The president of Athletics Kenya, Jackson Tuwei, is worried about more than just injury risks. He’s worried about participation overall. “If young athletes are hungry, they won’t run. If the air quality is bad because it is dusty and smoky, they won’t run. If there is no shade because trees have been cut down and there’s no water to drink or shower with they won’t run.” Drought will cut off the pipeline of athletes in Kenya unless solutions are found soon.

Heat is making things worse. Tuwei named this as his first concern for Kenyan athletes. “When we are running in the daytime it can be extremely hot and so sometimes we have to change our programmes to run in the evenings or very early in the morning. We have witnessed high temperatures here in recent years, forcing us to change our schedules for events.”

Sleep is another casualty of heat. Onywera stressed that a healthy sleeping schedule is critical to ­runners’ success, but that warmer nights across the country are ­shifting performance outcomes for some. “You can see the impacts of heat at night-time. Concentration dips, motivation is low, energy levels are low.”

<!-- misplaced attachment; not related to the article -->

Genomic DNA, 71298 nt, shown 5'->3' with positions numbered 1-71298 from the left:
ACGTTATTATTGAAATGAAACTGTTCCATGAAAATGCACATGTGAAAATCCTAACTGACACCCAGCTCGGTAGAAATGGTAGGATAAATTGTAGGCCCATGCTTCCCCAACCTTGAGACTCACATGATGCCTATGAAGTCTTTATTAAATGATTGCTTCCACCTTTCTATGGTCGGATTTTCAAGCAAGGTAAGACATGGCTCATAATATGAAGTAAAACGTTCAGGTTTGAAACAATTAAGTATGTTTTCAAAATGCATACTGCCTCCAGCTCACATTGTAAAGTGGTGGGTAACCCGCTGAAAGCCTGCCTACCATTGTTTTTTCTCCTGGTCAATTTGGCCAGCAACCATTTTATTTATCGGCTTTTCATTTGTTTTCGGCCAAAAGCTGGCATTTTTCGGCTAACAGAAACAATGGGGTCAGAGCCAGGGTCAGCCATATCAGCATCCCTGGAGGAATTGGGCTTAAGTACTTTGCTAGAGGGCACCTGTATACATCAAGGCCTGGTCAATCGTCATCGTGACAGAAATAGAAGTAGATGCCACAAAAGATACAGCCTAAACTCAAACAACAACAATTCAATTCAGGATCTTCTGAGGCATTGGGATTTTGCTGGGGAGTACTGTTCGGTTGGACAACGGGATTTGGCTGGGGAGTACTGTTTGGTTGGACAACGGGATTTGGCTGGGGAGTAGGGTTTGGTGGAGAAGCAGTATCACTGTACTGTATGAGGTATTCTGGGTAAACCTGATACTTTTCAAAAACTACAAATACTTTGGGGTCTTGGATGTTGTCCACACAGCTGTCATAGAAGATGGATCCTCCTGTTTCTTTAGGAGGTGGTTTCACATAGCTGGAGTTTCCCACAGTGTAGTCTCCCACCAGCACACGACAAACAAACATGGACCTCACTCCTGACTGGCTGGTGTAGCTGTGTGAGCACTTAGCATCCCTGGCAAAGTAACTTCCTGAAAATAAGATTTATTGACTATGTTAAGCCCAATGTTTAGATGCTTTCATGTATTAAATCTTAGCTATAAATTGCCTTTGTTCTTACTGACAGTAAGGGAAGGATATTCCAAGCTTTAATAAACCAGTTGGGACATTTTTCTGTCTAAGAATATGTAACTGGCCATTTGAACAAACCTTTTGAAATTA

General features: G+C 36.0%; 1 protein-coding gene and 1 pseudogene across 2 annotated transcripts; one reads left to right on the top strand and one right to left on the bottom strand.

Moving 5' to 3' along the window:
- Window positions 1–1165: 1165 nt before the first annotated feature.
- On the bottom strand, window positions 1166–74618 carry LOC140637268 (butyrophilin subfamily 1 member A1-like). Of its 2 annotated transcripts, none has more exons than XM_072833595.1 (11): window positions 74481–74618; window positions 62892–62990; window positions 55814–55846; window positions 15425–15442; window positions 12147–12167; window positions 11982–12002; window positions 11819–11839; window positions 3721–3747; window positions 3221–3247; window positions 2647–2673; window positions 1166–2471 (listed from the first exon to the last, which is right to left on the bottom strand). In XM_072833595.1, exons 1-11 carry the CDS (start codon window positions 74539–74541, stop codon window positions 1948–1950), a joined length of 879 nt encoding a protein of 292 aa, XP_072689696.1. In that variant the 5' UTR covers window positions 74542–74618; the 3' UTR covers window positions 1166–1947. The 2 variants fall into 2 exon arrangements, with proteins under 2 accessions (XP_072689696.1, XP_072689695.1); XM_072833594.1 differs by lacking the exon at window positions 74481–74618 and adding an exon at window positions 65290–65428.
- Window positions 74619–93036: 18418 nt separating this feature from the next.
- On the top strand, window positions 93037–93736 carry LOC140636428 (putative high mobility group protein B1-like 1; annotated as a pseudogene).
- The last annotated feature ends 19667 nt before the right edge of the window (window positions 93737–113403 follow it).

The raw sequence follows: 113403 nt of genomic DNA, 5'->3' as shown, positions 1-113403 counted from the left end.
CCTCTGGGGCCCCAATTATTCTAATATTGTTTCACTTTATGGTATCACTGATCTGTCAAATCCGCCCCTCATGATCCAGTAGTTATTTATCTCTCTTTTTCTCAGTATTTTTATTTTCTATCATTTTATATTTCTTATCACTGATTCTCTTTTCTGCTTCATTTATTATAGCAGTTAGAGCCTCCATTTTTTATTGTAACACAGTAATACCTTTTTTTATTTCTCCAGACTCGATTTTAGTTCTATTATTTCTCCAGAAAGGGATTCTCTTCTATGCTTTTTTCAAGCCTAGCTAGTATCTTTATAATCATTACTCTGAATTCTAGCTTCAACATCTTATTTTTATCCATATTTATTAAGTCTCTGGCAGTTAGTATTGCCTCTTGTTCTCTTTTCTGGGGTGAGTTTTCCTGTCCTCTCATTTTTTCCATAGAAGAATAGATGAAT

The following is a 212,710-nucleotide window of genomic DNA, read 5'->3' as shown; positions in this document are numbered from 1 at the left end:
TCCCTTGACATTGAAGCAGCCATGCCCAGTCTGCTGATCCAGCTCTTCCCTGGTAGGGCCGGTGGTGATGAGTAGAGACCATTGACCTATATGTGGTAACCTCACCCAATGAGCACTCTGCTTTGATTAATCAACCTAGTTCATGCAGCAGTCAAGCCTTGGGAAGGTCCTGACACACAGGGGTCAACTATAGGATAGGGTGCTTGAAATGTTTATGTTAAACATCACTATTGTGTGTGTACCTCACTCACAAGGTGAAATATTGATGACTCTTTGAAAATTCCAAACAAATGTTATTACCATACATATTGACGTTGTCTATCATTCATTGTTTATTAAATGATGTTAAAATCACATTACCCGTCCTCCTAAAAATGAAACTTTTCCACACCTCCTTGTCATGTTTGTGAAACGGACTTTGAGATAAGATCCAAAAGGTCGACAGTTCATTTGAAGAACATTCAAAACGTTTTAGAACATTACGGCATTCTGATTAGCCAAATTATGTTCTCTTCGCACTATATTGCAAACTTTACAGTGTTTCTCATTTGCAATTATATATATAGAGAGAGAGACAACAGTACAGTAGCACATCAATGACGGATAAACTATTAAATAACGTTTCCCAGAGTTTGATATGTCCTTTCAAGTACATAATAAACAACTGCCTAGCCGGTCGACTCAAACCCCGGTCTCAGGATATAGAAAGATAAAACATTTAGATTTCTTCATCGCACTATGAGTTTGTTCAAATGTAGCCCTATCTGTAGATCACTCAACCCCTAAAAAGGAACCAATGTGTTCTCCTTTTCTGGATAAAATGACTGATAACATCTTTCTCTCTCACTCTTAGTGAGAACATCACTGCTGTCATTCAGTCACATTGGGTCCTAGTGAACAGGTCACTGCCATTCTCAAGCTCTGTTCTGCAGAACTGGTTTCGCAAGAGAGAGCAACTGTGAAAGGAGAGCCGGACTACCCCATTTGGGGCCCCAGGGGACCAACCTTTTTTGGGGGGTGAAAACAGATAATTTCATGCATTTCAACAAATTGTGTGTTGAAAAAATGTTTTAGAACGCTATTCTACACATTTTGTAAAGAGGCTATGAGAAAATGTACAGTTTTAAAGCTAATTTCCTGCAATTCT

Athletics Kenya is worried about how the climate crisis shapes the future of its country, let alone its sport. And yet there is little a ­country like Kenya can do to improve its ­climate outcomes as it contributes 0.05% of global emissions. Even if ­significant reductions in emissions are achieved, it will barely move the needle. So Athletics Kenya is ­choosing a different tack: educating its top ­athletes – some of the nation’s most visible people – to be spokespeople for the climate emergency.

“When our runners go out and do well,” Tuwei said. “We want them to also talk about the environment because it is affecting us here, it is affecting them and maybe people will listen.”

Pakistan, another former British colony, is facing a different set of ­challenges. The summer of 2022 brought devastating floods that killed nearly 2,000 people and caused ­trillions of rupees in damage and loss. The floods were attributed to a toxic cocktail of glacier melt – Pakistan has the most glaciers outside the polar regions – and heavy monsoons, both linked to the climate crisis.

The devastating floods in the Sindh province, Pakistan, 2022.View image in fullscreen